2. I agree that goals should be reasonable but not exactly easy. If you hit all them with no work then what’s the point? I personally set up different levels of goals for myself so I can have multiple tiers to try to hit with the highest(gold) being super super hard to reach.

    • Time –

      Exactly, what would be the point? Levels/tiers are interesting, I do like that and know that is the way you like to stack up. I saw you just released your article that I am excited to read/check out. GO FOR GOLD BABY!!!!

      Appreciate the comment, 2018, HERE WE GO!


  3. I’m kind of an odd duck when it comes to goals. I have visions of what I’m trying to achieve and several goals on my mind at all times, but I rarely document them or quantify them. It works for me. I think your approach/thought process is better, but too many years as a CFO setting and pursuing business goals has left me to a softer approach in my personal life. Thanks for letting me pontificate. Happy New Year! Tom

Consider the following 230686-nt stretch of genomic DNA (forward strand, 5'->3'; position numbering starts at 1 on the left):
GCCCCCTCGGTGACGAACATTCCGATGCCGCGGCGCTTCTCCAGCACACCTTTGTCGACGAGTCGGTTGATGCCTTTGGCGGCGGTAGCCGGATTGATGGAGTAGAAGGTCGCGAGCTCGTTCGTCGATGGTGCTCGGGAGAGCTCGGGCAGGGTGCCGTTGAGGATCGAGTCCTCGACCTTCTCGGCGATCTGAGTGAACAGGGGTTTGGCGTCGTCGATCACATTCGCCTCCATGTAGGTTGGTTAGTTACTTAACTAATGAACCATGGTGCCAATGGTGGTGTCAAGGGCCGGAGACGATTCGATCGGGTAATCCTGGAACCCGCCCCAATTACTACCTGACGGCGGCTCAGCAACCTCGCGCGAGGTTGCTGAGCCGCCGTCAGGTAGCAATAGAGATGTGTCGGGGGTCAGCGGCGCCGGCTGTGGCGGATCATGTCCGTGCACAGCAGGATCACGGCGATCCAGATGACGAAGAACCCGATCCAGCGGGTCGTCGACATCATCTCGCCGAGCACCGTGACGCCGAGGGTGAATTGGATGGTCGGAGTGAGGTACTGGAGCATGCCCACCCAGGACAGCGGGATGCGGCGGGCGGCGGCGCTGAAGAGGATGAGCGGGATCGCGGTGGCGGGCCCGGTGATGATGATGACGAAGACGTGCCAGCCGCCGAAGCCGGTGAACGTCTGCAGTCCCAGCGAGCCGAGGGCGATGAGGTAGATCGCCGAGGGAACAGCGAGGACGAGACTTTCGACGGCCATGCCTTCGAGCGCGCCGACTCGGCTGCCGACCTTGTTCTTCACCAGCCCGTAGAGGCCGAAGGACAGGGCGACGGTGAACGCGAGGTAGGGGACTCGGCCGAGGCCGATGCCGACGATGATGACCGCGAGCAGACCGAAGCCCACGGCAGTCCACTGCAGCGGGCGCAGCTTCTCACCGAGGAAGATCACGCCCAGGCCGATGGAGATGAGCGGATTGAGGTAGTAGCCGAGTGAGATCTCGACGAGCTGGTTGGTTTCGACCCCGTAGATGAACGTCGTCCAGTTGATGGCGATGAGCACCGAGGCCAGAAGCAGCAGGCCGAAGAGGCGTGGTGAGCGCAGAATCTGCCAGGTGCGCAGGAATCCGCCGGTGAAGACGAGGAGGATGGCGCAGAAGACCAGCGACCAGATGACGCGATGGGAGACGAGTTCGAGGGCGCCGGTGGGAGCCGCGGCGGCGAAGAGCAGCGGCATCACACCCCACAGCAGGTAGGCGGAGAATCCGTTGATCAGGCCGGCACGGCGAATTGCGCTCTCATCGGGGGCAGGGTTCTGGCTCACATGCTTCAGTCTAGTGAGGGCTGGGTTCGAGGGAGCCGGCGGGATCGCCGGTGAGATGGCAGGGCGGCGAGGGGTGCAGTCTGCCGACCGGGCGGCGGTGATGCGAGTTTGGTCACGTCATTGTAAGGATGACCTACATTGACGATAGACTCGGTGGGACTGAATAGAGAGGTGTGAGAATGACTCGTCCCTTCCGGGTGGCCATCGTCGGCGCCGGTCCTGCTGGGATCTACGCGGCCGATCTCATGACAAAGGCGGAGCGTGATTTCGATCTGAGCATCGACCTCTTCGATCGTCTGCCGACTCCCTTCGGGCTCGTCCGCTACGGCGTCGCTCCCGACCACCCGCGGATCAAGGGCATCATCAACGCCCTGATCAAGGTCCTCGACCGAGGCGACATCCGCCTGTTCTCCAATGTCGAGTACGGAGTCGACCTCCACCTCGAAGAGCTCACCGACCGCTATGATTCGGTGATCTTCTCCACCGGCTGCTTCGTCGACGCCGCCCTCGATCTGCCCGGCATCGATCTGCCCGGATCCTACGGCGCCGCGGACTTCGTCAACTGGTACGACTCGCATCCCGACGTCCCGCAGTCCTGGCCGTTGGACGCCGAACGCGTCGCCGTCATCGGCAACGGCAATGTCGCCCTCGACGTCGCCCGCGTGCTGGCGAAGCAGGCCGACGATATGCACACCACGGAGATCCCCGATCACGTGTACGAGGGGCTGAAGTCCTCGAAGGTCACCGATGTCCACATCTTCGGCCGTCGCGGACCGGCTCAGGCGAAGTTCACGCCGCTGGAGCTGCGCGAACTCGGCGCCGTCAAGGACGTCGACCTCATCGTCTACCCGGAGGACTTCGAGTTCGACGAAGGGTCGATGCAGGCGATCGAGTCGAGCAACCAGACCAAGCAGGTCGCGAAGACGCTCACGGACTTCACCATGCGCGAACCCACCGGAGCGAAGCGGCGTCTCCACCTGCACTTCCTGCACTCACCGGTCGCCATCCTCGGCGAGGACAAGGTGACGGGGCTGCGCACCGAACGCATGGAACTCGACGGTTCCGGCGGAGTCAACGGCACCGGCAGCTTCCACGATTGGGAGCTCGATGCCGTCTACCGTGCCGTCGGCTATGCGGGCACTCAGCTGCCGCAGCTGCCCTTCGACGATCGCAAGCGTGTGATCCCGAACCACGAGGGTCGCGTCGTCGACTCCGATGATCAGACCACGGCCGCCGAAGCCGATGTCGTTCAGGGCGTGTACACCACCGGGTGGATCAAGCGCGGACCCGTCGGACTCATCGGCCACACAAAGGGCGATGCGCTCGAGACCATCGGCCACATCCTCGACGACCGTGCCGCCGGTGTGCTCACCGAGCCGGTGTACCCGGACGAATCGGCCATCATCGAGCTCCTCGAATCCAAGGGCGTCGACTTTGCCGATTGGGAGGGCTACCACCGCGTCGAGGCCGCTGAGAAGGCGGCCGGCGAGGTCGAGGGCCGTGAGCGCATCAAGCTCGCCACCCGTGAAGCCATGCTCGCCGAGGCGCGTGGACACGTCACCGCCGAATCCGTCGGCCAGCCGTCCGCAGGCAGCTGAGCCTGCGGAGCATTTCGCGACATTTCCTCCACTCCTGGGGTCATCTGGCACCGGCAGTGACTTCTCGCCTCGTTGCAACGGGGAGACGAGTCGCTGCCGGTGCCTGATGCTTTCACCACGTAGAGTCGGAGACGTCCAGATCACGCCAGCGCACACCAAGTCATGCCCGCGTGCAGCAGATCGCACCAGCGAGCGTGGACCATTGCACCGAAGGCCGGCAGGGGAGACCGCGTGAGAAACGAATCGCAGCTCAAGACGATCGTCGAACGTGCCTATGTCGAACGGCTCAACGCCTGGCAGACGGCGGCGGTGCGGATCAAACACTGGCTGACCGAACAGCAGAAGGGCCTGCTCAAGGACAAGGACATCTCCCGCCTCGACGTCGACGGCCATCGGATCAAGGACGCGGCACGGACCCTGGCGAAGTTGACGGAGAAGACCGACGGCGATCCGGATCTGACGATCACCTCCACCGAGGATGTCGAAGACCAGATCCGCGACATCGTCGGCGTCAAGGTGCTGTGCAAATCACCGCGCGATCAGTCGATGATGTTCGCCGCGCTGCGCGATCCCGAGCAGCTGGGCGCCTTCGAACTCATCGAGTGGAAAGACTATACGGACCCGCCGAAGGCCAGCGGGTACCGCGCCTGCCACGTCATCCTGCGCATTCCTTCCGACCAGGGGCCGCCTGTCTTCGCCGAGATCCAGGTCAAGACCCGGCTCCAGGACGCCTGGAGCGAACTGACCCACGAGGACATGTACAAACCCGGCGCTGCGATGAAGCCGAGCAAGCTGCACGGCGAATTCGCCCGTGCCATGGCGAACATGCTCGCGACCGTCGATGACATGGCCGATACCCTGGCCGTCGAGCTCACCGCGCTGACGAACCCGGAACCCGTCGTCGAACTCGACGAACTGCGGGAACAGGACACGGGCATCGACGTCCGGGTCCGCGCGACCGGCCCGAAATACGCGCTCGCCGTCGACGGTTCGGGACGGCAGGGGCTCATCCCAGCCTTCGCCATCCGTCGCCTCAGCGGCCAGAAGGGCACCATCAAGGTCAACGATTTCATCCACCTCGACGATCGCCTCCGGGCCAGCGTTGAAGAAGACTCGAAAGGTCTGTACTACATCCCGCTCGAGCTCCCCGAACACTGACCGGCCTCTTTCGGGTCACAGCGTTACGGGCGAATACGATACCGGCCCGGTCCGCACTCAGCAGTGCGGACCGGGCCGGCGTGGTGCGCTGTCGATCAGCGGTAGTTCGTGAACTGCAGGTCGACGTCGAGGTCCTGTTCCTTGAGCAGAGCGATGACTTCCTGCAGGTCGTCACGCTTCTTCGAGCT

4. Excellent article Lanny. I completely agree with what you’ve outlined here. And, I have experienced the power of goal-setting many times in my own life, so this is great stuff you’ve shared. I also really agree with the line: “Dig deep, devise a plan and add a little “extra” on top of what you think you can do.” Wise advice!

    Thanks for sharing and best of luck in 2018! I’ll be pushing hard myself. – Passive Income Dude

    • Dan –